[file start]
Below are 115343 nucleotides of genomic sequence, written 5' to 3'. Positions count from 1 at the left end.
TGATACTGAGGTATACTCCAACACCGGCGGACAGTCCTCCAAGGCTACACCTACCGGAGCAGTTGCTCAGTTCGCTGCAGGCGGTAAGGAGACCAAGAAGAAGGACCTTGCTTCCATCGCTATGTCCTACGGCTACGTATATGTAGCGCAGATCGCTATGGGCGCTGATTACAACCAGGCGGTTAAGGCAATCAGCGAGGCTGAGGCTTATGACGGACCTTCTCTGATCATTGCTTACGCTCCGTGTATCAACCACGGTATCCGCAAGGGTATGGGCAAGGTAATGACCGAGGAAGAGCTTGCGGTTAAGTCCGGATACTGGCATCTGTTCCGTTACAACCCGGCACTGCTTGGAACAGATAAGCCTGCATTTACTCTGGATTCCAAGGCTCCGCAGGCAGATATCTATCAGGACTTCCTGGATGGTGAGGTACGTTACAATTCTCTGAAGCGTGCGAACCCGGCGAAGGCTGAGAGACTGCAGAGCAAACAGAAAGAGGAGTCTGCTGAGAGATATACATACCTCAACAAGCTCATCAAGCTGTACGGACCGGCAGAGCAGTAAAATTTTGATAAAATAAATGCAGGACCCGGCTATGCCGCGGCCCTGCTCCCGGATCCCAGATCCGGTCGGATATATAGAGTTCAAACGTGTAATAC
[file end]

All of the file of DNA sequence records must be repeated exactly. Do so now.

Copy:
Below are 115343 nucleotides of genomic sequence, written 5' to 3'. Positions count from 1 at the left end.
TGATACTGAGGTATACTCCAACACCGGCGGACAGTCCTCCAAGGCTACACCTACCGGAGCAGTTGCTCAGTTCGCTGCAGGCGGTAAGGAGACCAAGAAGAAGGACCTTGCTTCCATCGCTATGTCCTACGGCTACGTATATGTAGCGCAGATCGCTATGGGCGCTGATTACAACCAGGCGGTTAAGGCAATCAGCGAGGCTGAGGCTTATGACGGACCTTCTCTGATCATTGCTTACGCTCCGTGTATCAACCACGGTATCCGCAAGGGTATGGGCAAGGTAATGACCGAGGAAGAGCTTGCGGTTAAGTCCGGATACTGGCATCTGTTCCGTTACAACCCGGCACTGCTTGGAACAGATAAGCCTGCATTTACTCTGGATTCCAAGGCTCCGCAGGCAGATATCTATCAGGACTTCCTGGATGGTGAGGTACGTTACAATTCTCTGAAGCGTGCGAACCCGGCGAAGGCTGAGAGACTGCAGAGCAAACAGAAAGAGGAGTCTGCTGAGAGATATACATACCTCAACAAGCTCATCAAGCTGTACGGACCGGCAGAGCAGTAAAATTTTGATAAAATAAATGCAGGACCCGGCTATGCCGCGGCCCTGCTCCCGGATCCCAGATCCGGTCGGATATATAGAGTTCAAACGTGTAATAC